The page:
Dyal Capital Partners, which raised a record $9 billion-plus for its fourth fund, sees considerable room for GP stakes investing despite the market’s proliferating pools of capital.
“We’re not changing our playbook going forward,” Michael Rees, head of Dyal, told Buyouts in an interview. “We see a continued ability to put out capital over the next several years.”
New York-based Dyal, a division of Neuberger Berman, closed Dyal Capital Partners IV in October after upping the target by more than $3.5 billion due to increased deal flow and demand from limited partners. Commitments across all Dyal funds and co-investment vehicles now total more than $21.6 billion.
Dyal has not been slow to deploy the fresh resources. When announcing Fund IV’s close this month, the firm said it had already committed about 64 percent of capital to minority investments in 10 private equity firms, among them Bridgepoint, Golub Capital, HGGC, HIG Capital and Owl Rock.
Rees said he expects the fund to soon reach 80 percent committed, suggesting Dyal could be back on the fundraising trail in the near future. Rees declined to comment on the firm’s plans.
Dyal’s latest fundraising puts total capital secured by the market’s leading players – Dyal, Blackstone’s Strategic Capital Holdings and Goldman Sachs’ Petershill unit – at nearly $24 billion, Buyouts’ sister publication Private Equity International estimated. New offerings by Blackstone and Goldman Sachs could add a minimum of $7 billion.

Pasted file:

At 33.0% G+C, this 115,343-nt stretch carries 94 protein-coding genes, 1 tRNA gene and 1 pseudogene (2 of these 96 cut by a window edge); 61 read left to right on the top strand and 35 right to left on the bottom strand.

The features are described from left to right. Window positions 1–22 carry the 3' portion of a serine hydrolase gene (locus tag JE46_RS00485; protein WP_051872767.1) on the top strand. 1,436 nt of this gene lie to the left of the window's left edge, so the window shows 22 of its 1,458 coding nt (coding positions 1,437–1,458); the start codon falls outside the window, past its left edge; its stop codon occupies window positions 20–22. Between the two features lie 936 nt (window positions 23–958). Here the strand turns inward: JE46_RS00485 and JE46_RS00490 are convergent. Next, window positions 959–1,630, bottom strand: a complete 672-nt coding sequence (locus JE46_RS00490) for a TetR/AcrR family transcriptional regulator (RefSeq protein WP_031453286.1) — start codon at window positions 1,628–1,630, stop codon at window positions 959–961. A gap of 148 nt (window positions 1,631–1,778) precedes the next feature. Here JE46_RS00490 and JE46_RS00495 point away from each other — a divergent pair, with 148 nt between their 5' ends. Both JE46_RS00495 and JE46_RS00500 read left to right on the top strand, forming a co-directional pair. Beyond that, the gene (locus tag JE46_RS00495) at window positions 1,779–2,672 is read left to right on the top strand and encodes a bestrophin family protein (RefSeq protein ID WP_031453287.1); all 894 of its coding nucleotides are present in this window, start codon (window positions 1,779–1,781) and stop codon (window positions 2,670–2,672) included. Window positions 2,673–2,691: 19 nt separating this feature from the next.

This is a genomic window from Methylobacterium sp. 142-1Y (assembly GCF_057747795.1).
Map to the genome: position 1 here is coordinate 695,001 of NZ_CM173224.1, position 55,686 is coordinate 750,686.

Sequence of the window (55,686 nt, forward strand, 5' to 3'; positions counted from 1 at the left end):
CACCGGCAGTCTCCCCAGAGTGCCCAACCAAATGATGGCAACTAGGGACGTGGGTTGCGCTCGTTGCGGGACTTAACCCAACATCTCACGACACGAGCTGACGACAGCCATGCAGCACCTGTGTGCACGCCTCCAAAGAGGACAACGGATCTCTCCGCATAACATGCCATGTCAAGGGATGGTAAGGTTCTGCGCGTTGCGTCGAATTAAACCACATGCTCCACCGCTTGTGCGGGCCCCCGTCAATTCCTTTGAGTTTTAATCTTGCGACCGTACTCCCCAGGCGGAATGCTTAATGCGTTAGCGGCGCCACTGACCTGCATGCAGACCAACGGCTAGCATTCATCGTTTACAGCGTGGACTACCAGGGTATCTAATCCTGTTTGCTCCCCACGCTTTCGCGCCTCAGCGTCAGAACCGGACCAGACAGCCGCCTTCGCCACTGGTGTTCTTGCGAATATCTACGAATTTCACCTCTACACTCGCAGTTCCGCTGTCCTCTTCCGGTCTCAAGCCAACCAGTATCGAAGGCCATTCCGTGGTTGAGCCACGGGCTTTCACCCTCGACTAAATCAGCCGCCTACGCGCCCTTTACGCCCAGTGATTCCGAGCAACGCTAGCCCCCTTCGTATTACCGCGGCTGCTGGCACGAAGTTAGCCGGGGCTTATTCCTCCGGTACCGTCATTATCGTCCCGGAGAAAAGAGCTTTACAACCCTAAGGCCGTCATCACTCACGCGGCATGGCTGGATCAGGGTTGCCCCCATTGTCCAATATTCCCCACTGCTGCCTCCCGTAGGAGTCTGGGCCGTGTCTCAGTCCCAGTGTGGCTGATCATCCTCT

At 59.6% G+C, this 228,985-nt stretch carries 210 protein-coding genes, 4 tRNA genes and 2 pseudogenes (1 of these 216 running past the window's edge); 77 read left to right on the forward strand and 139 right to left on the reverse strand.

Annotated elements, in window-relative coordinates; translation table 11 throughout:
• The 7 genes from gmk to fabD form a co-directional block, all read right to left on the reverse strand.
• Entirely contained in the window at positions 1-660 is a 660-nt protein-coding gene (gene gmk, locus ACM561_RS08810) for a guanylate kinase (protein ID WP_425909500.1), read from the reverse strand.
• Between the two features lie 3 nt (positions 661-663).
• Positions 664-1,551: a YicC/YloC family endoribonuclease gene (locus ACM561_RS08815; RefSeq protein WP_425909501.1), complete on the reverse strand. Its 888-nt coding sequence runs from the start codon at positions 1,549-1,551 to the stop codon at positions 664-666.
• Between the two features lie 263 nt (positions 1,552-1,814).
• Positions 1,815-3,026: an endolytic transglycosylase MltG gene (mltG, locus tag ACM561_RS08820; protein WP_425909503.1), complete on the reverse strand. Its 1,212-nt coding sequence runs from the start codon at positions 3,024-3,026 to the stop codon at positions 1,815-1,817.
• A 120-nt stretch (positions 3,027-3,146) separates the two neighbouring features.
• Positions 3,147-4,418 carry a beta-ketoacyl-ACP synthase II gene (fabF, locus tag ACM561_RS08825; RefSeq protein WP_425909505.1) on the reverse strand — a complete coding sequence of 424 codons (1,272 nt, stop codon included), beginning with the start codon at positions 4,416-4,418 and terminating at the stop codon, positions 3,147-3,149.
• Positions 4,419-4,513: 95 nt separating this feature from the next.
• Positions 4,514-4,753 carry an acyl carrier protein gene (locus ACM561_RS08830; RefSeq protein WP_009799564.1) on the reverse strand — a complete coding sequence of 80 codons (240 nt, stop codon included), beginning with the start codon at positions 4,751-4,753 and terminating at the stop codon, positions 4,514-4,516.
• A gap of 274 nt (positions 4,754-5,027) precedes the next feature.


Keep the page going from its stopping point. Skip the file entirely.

This burgeoning fundraising comes amid reports that the GP stakes investing space is becoming saturated.
In its 2019 global PE report, Bain & Company questioned how much opportunity remains in the market with the population of “most obvious candidates” for minority investments shrinking. A June study by PitchBook took a similar view, noting the apparent “sweet spot” for GP stakes investors – PE firms that have raised $10 billion to $25 billion – is almost fully tapped.
Rees said he is not concerned by these assessments, partly because Dyal is steadily diversifying its investments by asset class, strategy and geography.
“There are still a lot of great firms that don’t have partners,” Rees said. He pointed to opportunities abroad, including the “big six firms in Europe,” which have not recently raised permanent minority capital. “The market is not just about North American buyout managers,” he said.
The universe of established PE and hedge fund managers of interest to Dyal is also expanding, Rees said, as mid-sized firms become large firms through step-ups between funds. “The pond grows slowly, but it grows,” he said.
Dyal’s next opportunities could also take in the current portfolio, which in December consisted of 41 minority partnerships. “We see an ability to increase existing stakes,” Rees said.
Dyal acquires minority stakes to participate in a firm’s cash flow. Income from carried interest and fees is highly attractive as it is continuous and rises with the scaling of managed assets. PE firms have a strong incentive to receive minority investments as a way of bolstering the balance sheet and funding top priorities, such as GP commitments to new offerings and strategic initiatives.
Along with capital, Dyal offers value-adding services. Its business services platform, led by John Dyment, is a 30-person post-investment advisory team that supports partner goals in areas like capital strategy, product development, talent acquisition, operations, technology, and preferred arrangements with third-party service providers.
The platform is a key differentiator for Dyal, Rees said, and a “big driver of our market share.”
Dyal, which also has offices in London and Hong Kong, was founded in 2011 by Rees, a former Lehman Brothers executive. Neuberger transitioned from Lehman two years earlier through a management buyout.
Dyal Capital Partners III generated a net multiple of invested capital of 1.27x and IRR of 24.08 percent as of September 30, according to a report by Minnesota State Board of Investment. Fund IV in the same period generated a net multiple of 1.41x and IRR of 34.55 percent.
Action Item: View Michael Rees’ biography here.